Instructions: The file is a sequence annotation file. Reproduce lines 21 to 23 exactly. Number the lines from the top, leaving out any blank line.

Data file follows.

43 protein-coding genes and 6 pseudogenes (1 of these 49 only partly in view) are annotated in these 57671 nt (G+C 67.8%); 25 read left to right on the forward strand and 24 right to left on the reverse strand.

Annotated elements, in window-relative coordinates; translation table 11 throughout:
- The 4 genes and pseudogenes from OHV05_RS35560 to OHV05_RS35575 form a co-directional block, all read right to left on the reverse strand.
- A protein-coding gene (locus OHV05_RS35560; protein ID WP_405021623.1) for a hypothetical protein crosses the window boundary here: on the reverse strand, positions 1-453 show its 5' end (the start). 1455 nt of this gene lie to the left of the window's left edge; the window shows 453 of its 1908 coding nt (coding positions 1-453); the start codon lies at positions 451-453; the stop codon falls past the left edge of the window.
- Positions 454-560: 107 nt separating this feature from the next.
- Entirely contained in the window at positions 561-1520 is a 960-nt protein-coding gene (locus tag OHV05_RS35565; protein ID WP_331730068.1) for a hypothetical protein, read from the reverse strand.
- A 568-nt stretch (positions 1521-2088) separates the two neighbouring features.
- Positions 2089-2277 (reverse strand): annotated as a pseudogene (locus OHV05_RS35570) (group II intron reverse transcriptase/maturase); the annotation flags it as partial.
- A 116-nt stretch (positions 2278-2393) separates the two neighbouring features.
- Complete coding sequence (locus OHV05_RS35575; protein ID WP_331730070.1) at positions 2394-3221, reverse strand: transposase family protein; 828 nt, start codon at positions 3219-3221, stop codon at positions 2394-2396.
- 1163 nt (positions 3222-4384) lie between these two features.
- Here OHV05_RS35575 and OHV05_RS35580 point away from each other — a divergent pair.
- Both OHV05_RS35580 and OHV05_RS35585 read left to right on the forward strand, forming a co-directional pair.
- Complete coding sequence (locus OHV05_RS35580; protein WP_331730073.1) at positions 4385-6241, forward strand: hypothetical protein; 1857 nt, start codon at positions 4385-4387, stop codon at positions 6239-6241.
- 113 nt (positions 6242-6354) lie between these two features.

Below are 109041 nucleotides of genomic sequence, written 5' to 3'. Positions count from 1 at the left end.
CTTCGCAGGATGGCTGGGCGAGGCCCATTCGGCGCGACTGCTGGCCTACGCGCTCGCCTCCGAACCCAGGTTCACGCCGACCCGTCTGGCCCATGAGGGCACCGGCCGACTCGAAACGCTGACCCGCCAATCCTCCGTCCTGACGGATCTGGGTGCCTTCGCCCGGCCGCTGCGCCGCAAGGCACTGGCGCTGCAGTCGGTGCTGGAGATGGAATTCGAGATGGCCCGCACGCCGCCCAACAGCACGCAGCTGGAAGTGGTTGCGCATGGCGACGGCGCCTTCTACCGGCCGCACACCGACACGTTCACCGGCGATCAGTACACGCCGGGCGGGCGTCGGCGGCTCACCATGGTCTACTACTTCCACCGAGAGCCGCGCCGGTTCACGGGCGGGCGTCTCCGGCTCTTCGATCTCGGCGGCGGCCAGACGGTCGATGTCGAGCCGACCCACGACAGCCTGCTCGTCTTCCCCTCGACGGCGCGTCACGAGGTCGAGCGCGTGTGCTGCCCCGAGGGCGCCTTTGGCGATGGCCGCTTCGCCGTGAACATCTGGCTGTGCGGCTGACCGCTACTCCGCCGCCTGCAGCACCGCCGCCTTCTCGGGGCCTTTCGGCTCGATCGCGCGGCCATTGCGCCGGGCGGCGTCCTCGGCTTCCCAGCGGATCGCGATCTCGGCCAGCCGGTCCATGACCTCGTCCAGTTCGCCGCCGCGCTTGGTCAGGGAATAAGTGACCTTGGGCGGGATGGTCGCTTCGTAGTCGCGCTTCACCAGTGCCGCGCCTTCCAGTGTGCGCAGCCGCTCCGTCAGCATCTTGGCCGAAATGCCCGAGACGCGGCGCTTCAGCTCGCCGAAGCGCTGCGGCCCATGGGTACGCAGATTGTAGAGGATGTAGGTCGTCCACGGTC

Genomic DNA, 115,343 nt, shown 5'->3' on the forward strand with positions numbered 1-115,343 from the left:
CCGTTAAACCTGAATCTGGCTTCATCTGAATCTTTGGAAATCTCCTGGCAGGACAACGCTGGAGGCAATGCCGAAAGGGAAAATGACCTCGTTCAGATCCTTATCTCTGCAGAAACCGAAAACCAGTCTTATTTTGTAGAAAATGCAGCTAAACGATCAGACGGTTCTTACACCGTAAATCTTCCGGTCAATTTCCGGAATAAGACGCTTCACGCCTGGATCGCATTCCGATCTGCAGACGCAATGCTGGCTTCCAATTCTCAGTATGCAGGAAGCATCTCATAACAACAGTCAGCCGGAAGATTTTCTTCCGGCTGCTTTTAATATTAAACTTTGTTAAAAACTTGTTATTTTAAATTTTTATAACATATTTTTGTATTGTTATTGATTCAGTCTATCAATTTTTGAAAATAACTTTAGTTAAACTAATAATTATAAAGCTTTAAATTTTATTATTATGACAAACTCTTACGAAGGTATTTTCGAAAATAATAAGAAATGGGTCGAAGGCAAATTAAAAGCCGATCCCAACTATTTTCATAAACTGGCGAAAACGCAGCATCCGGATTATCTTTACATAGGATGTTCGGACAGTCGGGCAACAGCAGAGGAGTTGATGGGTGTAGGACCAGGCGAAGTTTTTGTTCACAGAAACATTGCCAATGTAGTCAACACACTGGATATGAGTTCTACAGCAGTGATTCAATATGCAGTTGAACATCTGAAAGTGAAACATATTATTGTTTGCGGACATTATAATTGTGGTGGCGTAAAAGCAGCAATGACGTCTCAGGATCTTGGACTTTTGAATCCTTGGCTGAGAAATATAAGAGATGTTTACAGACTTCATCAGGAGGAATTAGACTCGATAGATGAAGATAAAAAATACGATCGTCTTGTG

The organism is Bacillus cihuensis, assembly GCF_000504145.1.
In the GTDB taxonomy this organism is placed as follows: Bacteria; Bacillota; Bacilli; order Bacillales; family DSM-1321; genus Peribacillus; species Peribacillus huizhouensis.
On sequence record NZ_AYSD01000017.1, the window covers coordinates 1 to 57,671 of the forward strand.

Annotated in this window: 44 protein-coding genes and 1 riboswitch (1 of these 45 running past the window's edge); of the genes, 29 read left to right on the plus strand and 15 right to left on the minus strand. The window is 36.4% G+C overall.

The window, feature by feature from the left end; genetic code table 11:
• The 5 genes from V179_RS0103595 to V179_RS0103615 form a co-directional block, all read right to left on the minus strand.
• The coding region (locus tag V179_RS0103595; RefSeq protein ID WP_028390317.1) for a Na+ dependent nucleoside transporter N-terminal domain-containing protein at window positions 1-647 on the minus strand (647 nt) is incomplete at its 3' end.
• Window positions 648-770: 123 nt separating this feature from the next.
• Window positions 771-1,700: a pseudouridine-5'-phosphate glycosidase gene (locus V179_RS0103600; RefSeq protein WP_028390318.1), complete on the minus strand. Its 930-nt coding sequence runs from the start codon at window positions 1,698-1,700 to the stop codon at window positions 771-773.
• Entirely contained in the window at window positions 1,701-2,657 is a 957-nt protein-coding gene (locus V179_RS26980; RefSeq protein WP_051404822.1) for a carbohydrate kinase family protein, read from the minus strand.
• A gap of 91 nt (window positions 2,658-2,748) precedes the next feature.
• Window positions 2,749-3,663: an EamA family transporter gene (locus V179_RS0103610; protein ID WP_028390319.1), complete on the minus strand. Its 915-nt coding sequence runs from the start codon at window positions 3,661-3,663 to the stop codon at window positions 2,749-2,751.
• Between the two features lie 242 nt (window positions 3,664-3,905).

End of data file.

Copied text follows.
In the GTDB taxonomy this organism is placed as follows: Bacteria; Bacillota; Bacilli; order Bacillales; family DSM-1321; genus Peribacillus; species Peribacillus huizhouensis.
On sequence record NZ_AYSD01000017.1, the window covers coordinates 1 to 57,671 of the forward strand.

Annotated in this window: 44 protein-coding genes and 1 riboswitch (1 of these 45 running past the window's edge); of the genes, 29 read left to right on the plus strand and 15 right to left on the minus strand. The window is 36.4% G+C overall.